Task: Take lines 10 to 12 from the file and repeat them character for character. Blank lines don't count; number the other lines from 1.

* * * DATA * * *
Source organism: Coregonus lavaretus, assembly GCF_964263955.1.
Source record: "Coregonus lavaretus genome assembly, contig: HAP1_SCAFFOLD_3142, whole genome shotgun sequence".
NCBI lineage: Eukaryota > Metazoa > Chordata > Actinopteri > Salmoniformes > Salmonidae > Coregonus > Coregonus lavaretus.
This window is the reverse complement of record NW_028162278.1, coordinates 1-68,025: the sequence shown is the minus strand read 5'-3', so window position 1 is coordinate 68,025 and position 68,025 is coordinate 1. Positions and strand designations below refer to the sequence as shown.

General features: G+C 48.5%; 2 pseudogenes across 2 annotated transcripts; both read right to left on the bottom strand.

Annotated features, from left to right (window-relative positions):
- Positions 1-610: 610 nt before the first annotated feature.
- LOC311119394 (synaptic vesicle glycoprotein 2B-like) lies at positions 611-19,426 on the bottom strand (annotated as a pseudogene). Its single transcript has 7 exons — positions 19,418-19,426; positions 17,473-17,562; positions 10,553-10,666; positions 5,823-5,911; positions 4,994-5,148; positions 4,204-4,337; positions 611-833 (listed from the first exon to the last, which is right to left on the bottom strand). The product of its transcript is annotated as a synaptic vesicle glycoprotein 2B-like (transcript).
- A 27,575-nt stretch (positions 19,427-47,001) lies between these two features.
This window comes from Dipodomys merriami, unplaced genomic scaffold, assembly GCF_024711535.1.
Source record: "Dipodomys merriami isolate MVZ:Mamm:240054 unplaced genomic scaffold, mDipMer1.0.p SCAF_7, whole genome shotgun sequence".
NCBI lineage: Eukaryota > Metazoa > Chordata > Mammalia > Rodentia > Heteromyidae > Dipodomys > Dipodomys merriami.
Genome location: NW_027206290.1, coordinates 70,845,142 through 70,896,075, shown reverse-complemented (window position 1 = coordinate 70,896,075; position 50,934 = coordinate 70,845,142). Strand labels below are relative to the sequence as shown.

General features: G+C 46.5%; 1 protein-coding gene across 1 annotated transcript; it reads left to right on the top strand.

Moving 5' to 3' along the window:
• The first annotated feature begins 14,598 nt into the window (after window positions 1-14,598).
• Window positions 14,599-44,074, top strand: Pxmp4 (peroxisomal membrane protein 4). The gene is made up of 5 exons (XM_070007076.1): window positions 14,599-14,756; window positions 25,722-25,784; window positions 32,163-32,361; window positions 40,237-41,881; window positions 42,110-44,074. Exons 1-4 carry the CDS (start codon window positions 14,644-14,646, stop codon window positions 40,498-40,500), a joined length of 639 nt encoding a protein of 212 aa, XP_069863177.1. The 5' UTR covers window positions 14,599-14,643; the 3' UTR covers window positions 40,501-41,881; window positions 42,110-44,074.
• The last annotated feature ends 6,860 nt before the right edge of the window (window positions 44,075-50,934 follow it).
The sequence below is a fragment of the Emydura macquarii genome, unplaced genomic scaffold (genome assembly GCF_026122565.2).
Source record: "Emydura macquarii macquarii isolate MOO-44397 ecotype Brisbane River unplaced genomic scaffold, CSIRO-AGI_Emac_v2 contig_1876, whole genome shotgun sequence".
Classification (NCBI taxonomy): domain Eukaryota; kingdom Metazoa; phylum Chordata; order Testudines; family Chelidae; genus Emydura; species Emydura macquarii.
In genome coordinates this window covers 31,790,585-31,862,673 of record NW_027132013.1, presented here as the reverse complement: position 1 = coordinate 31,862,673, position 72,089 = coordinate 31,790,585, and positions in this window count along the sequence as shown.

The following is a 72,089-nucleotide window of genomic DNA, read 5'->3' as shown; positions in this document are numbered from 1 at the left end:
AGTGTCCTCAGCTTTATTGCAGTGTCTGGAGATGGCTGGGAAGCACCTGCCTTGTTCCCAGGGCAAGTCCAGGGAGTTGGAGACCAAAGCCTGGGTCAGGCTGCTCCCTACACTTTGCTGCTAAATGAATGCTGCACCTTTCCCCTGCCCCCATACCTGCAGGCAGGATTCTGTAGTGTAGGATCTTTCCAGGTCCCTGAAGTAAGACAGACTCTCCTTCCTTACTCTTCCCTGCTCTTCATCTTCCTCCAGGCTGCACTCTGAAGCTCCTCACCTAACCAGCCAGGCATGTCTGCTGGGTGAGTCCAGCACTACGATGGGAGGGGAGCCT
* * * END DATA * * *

This window comes from Dipodomys merriami, unplaced genomic scaffold, assembly GCF_024711535.1.
Source record: "Dipodomys merriami isolate MVZ:Mamm:240054 unplaced genomic scaffold, mDipMer1.0.p SCAF_7, whole genome shotgun sequence".
NCBI lineage: Eukaryota > Metazoa > Chordata > Mammalia > Rodentia > Heteromyidae > Dipodomys > Dipodomys merriami.